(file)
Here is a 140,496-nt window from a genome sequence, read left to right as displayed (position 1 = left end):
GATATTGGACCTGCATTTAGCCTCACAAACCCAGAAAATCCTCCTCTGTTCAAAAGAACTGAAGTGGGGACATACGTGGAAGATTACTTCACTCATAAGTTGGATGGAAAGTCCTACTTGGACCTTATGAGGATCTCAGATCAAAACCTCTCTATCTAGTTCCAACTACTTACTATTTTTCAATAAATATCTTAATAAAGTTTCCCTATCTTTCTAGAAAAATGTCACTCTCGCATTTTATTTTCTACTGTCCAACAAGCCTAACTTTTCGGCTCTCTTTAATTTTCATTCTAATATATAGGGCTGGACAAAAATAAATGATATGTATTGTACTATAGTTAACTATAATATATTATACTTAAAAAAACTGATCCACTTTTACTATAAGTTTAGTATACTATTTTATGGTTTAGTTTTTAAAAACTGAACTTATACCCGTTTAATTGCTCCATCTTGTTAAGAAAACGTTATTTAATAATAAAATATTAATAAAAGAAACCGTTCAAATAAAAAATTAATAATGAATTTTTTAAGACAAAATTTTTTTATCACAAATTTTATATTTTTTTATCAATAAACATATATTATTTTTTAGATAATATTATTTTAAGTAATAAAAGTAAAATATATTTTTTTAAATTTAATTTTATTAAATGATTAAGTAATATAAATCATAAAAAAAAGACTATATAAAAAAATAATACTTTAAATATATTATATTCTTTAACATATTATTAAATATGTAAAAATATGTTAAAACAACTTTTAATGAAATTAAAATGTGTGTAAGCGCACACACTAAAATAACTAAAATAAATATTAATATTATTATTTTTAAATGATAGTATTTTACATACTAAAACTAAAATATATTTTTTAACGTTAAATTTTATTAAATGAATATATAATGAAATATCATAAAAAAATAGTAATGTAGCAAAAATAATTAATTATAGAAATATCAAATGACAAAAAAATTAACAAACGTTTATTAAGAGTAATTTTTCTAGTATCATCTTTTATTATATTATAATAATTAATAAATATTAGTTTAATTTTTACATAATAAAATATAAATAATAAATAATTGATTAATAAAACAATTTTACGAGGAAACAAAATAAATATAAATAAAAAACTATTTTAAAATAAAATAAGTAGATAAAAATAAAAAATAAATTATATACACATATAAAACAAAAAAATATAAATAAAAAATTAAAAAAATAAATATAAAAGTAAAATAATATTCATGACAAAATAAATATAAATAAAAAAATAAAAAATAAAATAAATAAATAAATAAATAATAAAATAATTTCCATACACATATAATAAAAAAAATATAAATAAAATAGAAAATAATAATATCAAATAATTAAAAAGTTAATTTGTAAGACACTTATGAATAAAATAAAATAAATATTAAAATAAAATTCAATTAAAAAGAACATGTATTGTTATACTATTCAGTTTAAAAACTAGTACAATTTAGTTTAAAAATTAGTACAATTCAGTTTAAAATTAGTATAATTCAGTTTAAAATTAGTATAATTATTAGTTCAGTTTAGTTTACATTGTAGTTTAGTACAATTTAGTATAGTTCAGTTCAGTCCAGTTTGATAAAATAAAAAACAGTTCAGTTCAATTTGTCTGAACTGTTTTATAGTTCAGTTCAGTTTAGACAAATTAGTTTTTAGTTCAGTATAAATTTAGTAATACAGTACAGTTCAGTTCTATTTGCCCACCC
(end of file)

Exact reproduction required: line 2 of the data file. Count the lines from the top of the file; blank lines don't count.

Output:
GATATTGGACCTGCATTTAGCCTCACAAACCCAGAAAATCCTCCTCTGTTCAAAAGAACTGAAGTGGGGACATACGTGGAAGATTACTTCACTCATAAGTTGGATGGAAAGTCCTACTTGGACCTTATGAGGATCTCAGATCAAAACCTCTCTATCTAGTTCCAACTACTTACTATTTTTCAATAAATATCTTAATAAAGTTTCCCTATCTTTCTAGAAAAATGTCACTCTCGCATTTTATTTTCTACTGTCCAACAAGCCTAACTTTTCGGCTCTCTTTAATTTTCATTCTAATATATAGGGCTGGACAAAAATAAATGATATGTATTGTACTATAGTTAACTATAATATATTATACTTAAAAAAACTGATCCACTTTTACTATAAGTTTAGTATACTATTTTATGGTTTAGTTTTTAAAAACTGAACTTATACCCGTTTAATTGCTCCATCTTGTTAAGAAAACGTTATTTAATAATAAAATATTAATAAAAGAAACCGTTCAAATAAAAAATTAATAATGAATTTTTTAAGACAAAATTTTTTTATCACAAATTTTATATTTTTTTATCAATAAACATATATTATTTTTTAGATAATATTATTTTAAGTAATAAAAGTAAAATATATTTTTTTAAATTTAATTTTATTAAATGATTAAGTAATATAAATCATAAAAAAAAGACTATATAAAAAAATAATACTTTAAATATATTATATTCTTTAACATATTATTAAATATGTAAAAATATGTTAAAACAACTTTTAATGAAATTAAAATGTGTGTAAGCGCACACACTAAAATAACTAAAATAAATATTAATATTATTATTTTTAAATGATAGTATTTTACATACTAAAACTAAAATATATTTTTTAACGTTAAATTTTATTAAATGAATATATAATGAAATATCATAAAAAAATAGTAATGTAGCAAAAATAATTAATTATAGAAATATCAAATGACAAAAAAATTAACAAACGTTTATTAAGAGTAATTTTTCTAGTATCATCTTTTATTATATTATAATAATTAATAAATATTAGTTTAATTTTTACATAATAAAATATAAATAATAAATAATTGATTAATAAAACAATTTTACGAGGAAACAAAATAAATATAAATAAAAAACTATTTTAAAATAAAATAAGTAGATAAAAATAAAAAATAAATTATATACACATATAAAACAAAAAAATATAAATAAAAAATTAAAAAAATAAATATAAAAGTAAAATAATATTCATGACAAAATAAATATAAATAAAAAAATAAAAAATAAAATAAATAAATAAATAAATAATAAAATAATTTCCATACACATATAATAAAAAAAATATAAATAAAATAGAAAATAATAATATCAAATAATTAAAAAGTTAATTTGTAAGACACTTATGAATAAAATAAAATAAATATTAAAATAAAATTCAATTAAAAAGAACATGTATTGTTATACTATTCAGTTTAAAAACTAGTACAATTTAGTTTAAAAATTAGTACAATTCAGTTTAAAATTAGTATAATTCAGTTTAAAATTAGTATAATTATTAGTTCAGTTTAGTTTACATTGTAGTTTAGTACAATTTAGTATAGTTCAGTTCAGTCCAGTTTGATAAAATAAAAAACAGTTCAGTTCAATTTGTCTGAACTGTTTTATAGTTCAGTTCAGTTTAGACAAATTAGTTTTTAGTTCAGTATAAATTTAGTAATACAGTACAGTTCAGTTCTATTTGCCCACCC